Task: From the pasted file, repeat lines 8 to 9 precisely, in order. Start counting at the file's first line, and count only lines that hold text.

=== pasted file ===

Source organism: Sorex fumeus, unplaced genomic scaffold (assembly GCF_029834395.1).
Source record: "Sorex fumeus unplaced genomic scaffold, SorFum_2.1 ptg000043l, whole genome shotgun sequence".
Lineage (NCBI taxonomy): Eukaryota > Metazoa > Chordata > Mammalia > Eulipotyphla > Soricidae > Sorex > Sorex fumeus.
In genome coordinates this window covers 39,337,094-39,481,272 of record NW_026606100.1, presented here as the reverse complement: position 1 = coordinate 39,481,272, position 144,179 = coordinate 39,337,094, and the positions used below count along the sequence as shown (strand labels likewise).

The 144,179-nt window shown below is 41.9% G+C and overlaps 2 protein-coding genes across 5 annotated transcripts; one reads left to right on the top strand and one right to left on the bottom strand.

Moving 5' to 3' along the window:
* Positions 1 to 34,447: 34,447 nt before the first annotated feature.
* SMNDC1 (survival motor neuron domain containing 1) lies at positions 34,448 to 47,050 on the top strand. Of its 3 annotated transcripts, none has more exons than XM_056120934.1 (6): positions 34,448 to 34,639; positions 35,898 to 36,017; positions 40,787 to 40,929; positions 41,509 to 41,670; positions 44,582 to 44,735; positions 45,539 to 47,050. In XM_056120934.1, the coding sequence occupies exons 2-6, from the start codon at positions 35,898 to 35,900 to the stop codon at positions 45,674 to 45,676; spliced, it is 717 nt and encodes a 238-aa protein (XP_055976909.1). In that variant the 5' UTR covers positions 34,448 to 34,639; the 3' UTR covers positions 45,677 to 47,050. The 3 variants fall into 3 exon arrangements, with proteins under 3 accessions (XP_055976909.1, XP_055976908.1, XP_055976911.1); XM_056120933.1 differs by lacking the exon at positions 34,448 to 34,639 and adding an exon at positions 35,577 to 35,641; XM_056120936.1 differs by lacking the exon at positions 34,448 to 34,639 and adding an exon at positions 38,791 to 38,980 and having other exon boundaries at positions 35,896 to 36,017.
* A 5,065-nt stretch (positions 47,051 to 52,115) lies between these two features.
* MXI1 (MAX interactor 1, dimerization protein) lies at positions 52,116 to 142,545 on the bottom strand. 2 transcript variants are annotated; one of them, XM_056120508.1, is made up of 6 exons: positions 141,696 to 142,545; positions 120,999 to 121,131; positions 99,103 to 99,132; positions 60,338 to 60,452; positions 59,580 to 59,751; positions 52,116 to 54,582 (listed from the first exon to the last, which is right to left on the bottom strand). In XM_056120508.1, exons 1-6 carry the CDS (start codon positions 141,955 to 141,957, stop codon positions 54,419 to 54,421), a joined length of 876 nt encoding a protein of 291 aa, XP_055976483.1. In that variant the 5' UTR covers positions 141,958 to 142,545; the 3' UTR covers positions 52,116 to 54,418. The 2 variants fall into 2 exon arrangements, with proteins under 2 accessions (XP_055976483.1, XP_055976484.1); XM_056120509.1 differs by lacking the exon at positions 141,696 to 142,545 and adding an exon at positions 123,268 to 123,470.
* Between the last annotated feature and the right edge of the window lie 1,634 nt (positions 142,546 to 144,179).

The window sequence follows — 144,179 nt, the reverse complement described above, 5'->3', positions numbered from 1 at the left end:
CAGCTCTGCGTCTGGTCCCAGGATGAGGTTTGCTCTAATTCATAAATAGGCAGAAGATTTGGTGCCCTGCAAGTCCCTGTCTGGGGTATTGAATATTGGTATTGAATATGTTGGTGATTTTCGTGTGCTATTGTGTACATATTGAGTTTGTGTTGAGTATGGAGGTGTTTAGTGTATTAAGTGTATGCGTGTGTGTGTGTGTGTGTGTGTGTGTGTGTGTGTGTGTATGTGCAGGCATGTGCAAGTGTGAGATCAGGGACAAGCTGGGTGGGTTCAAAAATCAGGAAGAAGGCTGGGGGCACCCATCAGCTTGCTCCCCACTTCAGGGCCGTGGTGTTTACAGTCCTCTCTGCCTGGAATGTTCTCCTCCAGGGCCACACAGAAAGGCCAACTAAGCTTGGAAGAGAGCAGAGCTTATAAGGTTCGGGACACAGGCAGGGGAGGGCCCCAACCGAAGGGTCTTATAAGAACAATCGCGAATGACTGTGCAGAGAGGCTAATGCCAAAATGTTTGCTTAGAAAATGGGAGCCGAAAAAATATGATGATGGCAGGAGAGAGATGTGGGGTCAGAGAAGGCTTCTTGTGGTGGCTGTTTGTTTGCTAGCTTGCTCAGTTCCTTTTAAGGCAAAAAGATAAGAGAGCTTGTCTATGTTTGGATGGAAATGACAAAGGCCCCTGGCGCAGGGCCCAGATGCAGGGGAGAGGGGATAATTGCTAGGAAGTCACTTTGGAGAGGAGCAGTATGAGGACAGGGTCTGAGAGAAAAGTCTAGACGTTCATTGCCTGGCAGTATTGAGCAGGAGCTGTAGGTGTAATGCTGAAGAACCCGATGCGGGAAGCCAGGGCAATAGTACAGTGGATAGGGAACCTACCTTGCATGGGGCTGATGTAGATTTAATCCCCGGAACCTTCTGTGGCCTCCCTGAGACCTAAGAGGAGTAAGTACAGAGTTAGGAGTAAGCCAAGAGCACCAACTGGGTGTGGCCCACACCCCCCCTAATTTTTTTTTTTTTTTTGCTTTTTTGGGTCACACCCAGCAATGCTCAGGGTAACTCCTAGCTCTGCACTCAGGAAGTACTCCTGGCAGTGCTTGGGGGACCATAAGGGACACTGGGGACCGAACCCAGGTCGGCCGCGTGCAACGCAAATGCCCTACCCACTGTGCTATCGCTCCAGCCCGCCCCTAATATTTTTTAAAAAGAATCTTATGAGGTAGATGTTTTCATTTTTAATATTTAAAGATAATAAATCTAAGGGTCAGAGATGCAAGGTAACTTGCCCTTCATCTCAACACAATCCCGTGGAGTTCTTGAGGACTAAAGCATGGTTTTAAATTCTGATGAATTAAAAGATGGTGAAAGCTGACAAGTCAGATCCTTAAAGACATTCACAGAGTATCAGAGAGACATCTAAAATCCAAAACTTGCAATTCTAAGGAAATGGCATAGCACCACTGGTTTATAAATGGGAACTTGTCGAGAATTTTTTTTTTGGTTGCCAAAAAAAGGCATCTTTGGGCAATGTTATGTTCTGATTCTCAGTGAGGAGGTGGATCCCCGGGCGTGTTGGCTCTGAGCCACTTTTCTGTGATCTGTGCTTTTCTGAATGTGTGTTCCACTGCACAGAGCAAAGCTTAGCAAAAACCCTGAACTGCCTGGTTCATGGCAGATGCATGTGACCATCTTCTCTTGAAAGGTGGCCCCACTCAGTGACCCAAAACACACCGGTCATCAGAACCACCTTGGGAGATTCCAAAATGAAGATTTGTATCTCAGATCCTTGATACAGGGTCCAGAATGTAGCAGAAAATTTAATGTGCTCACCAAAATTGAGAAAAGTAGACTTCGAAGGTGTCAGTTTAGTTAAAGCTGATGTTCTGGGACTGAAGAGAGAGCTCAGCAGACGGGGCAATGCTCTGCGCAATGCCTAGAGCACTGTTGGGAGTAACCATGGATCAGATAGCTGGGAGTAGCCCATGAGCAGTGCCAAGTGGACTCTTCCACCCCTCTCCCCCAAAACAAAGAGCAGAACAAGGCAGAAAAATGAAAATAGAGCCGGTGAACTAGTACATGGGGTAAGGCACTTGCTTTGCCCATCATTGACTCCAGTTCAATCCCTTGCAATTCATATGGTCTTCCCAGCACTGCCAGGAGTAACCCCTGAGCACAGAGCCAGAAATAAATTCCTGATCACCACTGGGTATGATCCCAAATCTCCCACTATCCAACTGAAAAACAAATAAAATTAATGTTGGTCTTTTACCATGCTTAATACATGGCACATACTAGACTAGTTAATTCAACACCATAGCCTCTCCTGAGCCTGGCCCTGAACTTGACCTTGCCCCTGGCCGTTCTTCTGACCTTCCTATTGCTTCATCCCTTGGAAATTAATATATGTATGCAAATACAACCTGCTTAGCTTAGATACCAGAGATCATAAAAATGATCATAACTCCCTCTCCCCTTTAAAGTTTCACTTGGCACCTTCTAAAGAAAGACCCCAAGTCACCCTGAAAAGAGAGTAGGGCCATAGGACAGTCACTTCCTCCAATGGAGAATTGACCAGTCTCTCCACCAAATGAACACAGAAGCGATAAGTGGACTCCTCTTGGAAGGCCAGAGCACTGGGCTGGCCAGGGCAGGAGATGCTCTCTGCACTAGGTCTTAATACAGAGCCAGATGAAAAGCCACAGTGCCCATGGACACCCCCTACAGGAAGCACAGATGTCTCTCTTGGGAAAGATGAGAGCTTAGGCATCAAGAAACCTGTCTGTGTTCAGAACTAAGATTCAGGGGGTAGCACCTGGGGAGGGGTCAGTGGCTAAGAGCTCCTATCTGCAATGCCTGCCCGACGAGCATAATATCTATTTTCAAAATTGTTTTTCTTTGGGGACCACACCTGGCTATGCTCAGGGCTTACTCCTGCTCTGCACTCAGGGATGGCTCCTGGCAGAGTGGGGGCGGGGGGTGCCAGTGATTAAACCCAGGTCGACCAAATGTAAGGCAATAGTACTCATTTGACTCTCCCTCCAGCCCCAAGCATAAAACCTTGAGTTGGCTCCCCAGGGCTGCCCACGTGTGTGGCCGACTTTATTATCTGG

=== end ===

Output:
* SMNDC1 (survival motor neuron domain containing 1) lies at positions 34,448 to 47,050 on the top strand. Of its 3 annotated transcripts, none has more exons than XM_056120934.1 (6): positions 34,448 to 34,639; positions 35,898 to 36,017; positions 40,787 to 40,929; positions 41,509 to 41,670; positions 44,582 to 44,735; positions 45,539 to 47,050. In XM_056120934.1, the coding sequence occupies exons 2-6, from the start codon at positions 35,898 to 35,900 to the stop codon at positions 45,674 to 45,676; spliced, it is 717 nt and encodes a 238-aa protein (XP_055976909.1). In that variant the 5' UTR covers positions 34,448 to 34,639; the 3' UTR covers positions 45,677 to 47,050. The 3 variants fall into 3 exon arrangements, with proteins under 3 accessions (XP_055976909.1, XP_055976908.1, XP_055976911.1); XM_056120933.1 differs by lacking the exon at positions 34,448 to 34,639 and adding an exon at positions 35,577 to 35,641; XM_056120936.1 differs by lacking the exon at positions 34,448 to 34,639 and adding an exon at positions 38,791 to 38,980 and having other exon boundaries at positions 35,896 to 36,017.
* A 5,065-nt stretch (positions 47,051 to 52,115) lies between these two features.